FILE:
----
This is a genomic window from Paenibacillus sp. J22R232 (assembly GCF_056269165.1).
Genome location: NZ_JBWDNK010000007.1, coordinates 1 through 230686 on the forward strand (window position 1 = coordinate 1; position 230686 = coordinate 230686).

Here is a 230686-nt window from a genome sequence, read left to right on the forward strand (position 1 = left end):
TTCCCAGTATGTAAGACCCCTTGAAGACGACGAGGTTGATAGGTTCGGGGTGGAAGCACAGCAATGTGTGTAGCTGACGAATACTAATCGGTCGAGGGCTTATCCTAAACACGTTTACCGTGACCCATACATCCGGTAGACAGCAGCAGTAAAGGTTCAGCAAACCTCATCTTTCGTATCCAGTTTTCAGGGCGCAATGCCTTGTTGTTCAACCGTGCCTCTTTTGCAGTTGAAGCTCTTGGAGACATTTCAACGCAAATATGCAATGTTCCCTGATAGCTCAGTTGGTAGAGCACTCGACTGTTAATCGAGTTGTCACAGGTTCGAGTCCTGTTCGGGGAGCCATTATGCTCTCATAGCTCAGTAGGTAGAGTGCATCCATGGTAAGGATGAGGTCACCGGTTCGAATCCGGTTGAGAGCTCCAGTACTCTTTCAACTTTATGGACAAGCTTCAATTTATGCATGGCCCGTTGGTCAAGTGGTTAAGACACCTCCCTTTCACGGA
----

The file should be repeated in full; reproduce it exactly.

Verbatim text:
This is a genomic window from Paenibacillus sp. J22R232 (assembly GCF_056269165.1).
Genome location: NZ_JBWDNK010000007.1, coordinates 1 through 230686 on the forward strand (window position 1 = coordinate 1; position 230686 = coordinate 230686).

Here is a 230686-nt window from a genome sequence, read left to right on the forward strand (position 1 = left end):
TTCCCAGTATGTAAGACCCCTTGAAGACGACGAGGTTGATAGGTTCGGGGTGGAAGCACAGCAATGTGTGTAGCTGACGAATACTAATCGGTCGAGGGCTTATCCTAAACACGTTTACCGTGACCCATACATCCGGTAGACAGCAGCAGTAAAGGTTCAGCAAACCTCATCTTTCGTATCCAGTTTTCAGGGCGCAATGCCTTGTTGTTCAACCGTGCCTCTTTTGCAGTTGAAGCTCTTGGAGACATTTCAACGCAAATATGCAATGTTCCCTGATAGCTCAGTTGGTAGAGCACTCGACTGTTAATCGAGTTGTCACAGGTTCGAGTCCTGTTCGGGGAGCCATTATGCTCTCATAGCTCAGTAGGTAGAGTGCATCCATGGTAAGGATGAGGTCACCGGTTCGAATCCGGTTGAGAGCTCCAGTACTCTTTCAACTTTATGGACAAGCTTCAATTTATGCATGGCCCGTTGGTCAAGTGGTTAAGACACCTCCCTTTCACGGA